Inflation matters to investors for a number of reasons. In the long run it is a problem because it erodes the value of our savings and reduces the value of a fixed income. This is one of the reasons why bond yields are rising - investors require a bigger yield to compensate them for the likelihood of rising prices in future.

In the short run, too, inflation can have a big impact both on the overall level of the market but also the picture beneath the surface - the sectors and styles that perform well in a more inflationary environment are very different from those that thrive in a low inflation, low interest rate environment.

When I put together my fund picks for 2021, I was already wrestling with the question of inflation and in particular how it would impact the UK stock market. I was keen to increase my exposure to the UK in the wake of Brexit and ahead of an anticipated recovery from the pandemic because a lack of investor interest had left our domestic market looking cheap.

However, I was uncertain how the inflationary picture would evolve, and this led me to a double-headed UK market recommendation - one fund that would do well in a more inflationary environment and one that would be more resilient in a tougher climate.

Fidelity Special Situations, managed by Alex Wright, is a classic contrarian fund. It looks for out of favour shares where investors are taking an overly pessimistic view of a company’s prospects. It should be expected to play catch-up in a recovering economy, with slightly higher inflation.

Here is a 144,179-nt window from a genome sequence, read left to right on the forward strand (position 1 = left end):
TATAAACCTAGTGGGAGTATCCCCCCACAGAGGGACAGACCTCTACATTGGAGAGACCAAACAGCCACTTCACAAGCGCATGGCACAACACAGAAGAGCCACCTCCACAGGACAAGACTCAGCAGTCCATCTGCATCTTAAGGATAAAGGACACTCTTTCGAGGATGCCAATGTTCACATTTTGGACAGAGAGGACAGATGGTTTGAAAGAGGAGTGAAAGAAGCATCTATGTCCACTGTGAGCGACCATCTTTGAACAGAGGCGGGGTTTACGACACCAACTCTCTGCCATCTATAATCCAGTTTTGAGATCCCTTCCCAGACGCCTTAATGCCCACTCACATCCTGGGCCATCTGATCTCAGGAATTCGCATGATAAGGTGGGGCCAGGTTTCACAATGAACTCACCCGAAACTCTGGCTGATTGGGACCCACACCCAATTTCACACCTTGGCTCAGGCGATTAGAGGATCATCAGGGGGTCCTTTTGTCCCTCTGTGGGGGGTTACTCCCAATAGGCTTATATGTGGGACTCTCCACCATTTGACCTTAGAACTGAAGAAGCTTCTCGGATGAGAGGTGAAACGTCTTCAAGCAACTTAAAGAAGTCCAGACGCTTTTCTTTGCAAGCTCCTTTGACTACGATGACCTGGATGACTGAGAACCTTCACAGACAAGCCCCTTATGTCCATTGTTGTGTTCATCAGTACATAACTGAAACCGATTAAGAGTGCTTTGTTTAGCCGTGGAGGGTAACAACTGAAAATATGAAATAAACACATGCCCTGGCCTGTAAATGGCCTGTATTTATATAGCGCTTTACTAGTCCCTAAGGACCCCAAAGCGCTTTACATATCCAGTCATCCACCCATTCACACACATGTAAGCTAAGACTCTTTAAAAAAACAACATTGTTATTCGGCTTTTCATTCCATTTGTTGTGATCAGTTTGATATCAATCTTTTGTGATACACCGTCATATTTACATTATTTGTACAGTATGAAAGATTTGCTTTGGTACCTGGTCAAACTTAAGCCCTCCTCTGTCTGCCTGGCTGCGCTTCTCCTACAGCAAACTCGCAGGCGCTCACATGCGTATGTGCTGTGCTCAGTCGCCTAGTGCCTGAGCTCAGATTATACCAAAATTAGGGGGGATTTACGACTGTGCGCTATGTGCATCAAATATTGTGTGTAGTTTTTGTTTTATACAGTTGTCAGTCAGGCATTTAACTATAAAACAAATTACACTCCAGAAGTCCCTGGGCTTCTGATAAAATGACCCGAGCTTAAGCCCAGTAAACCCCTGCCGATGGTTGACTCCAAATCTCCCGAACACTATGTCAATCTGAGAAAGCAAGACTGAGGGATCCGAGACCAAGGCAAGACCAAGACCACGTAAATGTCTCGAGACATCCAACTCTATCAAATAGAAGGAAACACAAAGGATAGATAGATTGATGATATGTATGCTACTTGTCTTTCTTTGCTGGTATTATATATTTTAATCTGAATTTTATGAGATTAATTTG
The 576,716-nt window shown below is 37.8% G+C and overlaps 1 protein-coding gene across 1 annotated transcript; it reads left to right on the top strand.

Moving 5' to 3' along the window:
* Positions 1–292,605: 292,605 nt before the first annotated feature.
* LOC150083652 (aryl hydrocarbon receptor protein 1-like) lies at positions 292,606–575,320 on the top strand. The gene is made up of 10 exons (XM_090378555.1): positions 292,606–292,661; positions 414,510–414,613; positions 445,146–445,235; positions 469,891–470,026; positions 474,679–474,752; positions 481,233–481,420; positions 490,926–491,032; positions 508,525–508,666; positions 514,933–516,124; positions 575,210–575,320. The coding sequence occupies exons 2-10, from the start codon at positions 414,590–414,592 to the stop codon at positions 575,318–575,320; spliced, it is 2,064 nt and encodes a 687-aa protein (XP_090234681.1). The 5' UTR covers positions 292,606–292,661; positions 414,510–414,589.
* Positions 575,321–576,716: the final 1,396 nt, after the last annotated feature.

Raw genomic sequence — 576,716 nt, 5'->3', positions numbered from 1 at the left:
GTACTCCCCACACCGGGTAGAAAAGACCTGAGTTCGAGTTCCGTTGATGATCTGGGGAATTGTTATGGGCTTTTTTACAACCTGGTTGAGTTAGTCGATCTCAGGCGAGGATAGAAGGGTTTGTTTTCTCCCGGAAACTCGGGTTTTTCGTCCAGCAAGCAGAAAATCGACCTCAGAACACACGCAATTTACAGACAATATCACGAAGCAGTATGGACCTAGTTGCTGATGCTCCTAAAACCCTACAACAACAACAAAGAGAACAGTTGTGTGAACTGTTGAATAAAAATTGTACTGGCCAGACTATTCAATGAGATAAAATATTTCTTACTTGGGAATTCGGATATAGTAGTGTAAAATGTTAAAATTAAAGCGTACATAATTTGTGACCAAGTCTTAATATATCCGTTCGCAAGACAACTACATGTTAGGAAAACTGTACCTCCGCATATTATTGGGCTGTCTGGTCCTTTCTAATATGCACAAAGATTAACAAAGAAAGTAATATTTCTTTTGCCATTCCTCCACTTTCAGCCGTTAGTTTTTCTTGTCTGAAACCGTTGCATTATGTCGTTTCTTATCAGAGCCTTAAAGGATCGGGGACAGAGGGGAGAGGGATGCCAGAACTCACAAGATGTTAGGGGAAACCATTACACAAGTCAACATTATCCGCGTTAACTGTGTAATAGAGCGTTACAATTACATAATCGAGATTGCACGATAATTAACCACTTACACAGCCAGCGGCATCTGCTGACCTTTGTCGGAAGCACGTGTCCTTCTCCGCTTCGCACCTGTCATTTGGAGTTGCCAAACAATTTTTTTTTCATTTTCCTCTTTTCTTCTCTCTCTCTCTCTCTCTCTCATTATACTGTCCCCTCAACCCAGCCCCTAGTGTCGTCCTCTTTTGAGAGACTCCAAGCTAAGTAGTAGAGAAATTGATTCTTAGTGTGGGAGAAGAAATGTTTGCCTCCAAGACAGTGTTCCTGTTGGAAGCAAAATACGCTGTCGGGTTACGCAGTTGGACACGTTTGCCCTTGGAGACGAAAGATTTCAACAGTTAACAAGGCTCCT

The more cautious UK play is another Fidelity fund, the UK Select Fund managed by Aruna Karunathilake. Aruna looks for high quality companies with strong brands and robust balance sheets. It will probably lag Special Situations in a strong cyclical recovery but could do better if things don’t turn out quite as well as we hope.

Obviously, we don’t have a crystal ball when it comes to the outlook for the UK. For that reason, I have personally invested in both these funds as I topped up my ISA and SIPP in the run up to the end of the tax year.

Learn more about Fidelity Special Situations Fund
Learn more about Fidelity UK Select Fund
Learn more about all five of my fund picks

Important information: Investors should note that the views expressed may no longer be current and may have already been acted upon. Overseas investments will be affected by movements in currency exchange rates. Investments in emerging markets can be more volatile than other more developed markets. Select 50 is not a personal recommendation to buy or sell a fund. The Fidelity UK Select Fund invests in a relatively small number of companies and so may carry more risk than funds that are more diversified. The Fidelity Special Situations Fund and Fidelity UK Select Fund can invest in overseas markets, so the value of investments can be affected by changes in currency exchange rates. Both funds use financial derivative instruments for investment purposes, which may expose the funds to a higher degree of risk and can cause investments to experience larger than average price fluctuations. Tax treatment depends on individual circumstances and all tax rules may change in the future. Withdrawals from a pension product will not be possible until you reach age 55. This information is not a personal recommendation for any particular investment. If you are unsure about the suitability of an investment you should speak to a Fidelity adviser or an authorised financial adviser of your choice.